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Video services

FCC Bans Exclusive Triple-Play Deals in MDUs

As of today, the FCC says it has "banned carriers from entering into exclusive contracts to provide telecommunications services in residential apartment buildings, and prohibited enforcement of existing contracts that contain exclusivity provisions."

That's a pretty tall order, given that there's some debate as to whether the FCC can just up and declare contracts between two entities invalid, especially when a bandwidth connection these days allows for a healthy choice of voice and video options from all manners of third-party providers.

The cable operators will no doubt have the most visceral reaction to this latest order, which the FCC says is consistent with its 2007 ban on exclusive deals for video services in residential apartment buildings and its 2000 ban on exclusive contracts for telecommunications services in commercial MTEs (multiple tenant environments). (See FCC Bans Cable MDU Lockups.)

The cable lobby has complained bitterly about the FCC's proclamations in the past, as most of the exclusive triple-play tie-ups between service providers and apartment buildings are held by cable companies -- the first service providers in most markets to have a triple play offering.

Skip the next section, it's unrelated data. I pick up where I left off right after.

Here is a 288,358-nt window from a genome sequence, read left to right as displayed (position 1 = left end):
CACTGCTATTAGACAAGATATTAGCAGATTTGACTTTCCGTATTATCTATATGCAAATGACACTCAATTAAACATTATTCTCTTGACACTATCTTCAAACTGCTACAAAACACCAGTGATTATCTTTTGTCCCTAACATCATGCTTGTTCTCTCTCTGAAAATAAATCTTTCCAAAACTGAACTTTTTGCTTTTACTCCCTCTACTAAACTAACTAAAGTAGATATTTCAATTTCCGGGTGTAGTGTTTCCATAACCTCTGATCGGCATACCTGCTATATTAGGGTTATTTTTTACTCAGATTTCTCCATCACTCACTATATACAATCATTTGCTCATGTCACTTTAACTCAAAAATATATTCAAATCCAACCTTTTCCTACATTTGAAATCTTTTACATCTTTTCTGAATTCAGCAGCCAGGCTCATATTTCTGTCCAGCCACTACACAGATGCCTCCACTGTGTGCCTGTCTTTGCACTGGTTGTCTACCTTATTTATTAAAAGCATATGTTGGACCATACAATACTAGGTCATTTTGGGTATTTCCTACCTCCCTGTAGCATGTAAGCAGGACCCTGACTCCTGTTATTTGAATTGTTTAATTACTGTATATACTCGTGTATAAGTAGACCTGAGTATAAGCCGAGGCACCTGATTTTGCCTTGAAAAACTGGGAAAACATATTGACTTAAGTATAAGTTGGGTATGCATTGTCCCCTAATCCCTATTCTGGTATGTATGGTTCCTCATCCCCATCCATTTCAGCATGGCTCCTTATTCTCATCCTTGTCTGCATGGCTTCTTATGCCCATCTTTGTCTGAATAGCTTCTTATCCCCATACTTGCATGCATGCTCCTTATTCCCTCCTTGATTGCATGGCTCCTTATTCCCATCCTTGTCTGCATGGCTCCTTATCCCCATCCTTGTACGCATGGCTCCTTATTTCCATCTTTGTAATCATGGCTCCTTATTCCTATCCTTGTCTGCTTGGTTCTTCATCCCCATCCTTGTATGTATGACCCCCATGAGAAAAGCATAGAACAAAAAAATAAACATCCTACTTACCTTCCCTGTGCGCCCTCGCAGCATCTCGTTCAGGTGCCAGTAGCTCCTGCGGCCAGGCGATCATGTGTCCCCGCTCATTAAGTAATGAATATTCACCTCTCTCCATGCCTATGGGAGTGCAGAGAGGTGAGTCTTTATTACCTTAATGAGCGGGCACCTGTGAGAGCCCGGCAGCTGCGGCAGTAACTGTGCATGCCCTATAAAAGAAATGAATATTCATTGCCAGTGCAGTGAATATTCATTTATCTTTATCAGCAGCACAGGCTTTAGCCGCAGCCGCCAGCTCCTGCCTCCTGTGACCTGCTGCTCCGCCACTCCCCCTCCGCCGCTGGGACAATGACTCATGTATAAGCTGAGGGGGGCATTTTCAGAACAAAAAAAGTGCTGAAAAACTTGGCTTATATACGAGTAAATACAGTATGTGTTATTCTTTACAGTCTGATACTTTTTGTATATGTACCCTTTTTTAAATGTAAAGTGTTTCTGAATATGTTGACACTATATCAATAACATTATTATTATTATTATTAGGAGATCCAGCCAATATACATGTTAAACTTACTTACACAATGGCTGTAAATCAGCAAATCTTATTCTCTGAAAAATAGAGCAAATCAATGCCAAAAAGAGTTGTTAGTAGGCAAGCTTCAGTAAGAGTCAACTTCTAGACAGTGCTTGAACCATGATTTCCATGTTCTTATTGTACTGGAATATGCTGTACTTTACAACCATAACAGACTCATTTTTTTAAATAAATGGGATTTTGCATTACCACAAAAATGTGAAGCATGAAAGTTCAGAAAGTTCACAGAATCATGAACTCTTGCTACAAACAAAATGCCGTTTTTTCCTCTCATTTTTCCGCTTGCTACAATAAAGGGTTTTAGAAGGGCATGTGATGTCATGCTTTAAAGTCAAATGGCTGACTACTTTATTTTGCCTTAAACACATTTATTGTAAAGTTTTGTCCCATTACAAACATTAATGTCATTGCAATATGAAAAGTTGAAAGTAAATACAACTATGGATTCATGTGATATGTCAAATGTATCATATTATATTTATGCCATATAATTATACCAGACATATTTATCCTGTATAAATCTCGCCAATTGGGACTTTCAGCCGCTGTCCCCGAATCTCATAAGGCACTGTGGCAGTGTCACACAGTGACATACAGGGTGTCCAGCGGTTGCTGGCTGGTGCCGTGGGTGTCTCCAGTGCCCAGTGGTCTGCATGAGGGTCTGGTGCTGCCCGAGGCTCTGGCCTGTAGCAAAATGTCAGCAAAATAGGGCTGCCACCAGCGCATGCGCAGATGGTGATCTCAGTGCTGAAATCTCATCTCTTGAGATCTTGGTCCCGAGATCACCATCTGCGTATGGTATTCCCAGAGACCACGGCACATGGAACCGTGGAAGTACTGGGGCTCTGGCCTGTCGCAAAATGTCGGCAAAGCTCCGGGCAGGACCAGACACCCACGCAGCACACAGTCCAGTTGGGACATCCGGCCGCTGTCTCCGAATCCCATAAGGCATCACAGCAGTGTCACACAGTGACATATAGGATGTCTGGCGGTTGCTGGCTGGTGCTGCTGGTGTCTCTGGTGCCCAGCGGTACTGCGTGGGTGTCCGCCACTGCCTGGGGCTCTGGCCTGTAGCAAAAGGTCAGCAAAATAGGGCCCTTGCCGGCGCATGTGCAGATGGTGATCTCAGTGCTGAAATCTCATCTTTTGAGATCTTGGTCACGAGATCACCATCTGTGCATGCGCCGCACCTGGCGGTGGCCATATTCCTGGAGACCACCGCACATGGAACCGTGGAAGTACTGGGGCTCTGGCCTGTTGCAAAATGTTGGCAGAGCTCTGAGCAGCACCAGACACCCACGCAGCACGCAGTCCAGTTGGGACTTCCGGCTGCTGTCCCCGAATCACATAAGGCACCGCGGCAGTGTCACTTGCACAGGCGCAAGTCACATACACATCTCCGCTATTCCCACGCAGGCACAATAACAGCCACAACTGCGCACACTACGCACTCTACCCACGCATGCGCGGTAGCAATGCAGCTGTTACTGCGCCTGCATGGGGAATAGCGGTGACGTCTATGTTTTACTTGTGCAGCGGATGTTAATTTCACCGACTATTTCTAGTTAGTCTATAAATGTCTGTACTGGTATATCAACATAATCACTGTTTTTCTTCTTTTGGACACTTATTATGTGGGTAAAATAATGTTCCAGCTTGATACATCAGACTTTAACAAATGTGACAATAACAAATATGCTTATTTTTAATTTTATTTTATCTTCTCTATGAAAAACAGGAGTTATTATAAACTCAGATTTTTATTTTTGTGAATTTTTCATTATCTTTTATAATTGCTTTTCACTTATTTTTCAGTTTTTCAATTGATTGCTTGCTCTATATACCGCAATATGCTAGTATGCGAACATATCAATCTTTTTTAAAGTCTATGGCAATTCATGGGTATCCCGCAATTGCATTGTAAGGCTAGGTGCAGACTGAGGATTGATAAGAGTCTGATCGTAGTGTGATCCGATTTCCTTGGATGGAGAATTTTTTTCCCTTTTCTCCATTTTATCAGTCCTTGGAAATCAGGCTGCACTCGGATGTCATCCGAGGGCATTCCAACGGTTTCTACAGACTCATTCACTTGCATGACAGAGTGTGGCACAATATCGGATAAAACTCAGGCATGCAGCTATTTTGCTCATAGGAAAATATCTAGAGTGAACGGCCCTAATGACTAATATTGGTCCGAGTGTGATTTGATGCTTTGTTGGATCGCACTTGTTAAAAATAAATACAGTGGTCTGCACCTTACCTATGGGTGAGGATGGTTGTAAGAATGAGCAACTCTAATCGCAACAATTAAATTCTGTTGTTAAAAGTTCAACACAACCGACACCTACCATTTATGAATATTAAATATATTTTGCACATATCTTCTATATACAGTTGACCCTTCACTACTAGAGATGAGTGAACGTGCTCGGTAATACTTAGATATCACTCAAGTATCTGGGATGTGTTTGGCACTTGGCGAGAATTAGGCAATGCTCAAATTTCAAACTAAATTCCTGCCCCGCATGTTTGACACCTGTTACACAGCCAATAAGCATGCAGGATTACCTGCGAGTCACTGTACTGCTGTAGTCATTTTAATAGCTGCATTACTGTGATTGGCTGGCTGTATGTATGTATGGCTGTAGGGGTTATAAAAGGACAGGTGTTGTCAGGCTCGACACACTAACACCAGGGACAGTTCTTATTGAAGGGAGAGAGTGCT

Telcos, meanwhile, have been slow to turn on fiber-fed services to some major metropolitan areas because, technical issues aside, each building requires its own set of negotiations -- and that can be hampered when building owners have already pledged exclusivity to cable operators. (See NCTA Seeks MDU Ruling Reversal and Fiber-to-the-MDU: Verizon's Manhattan Project.)

In related news, MTE sounds like something from a weapons catalog, but it actually refers to office buildings that have more than one company sharing floor space.

We'll have more reaction from telcos and cable MSOs alike in an article tomorrow morning.

— Phil Harvey, Editor, Light Reading


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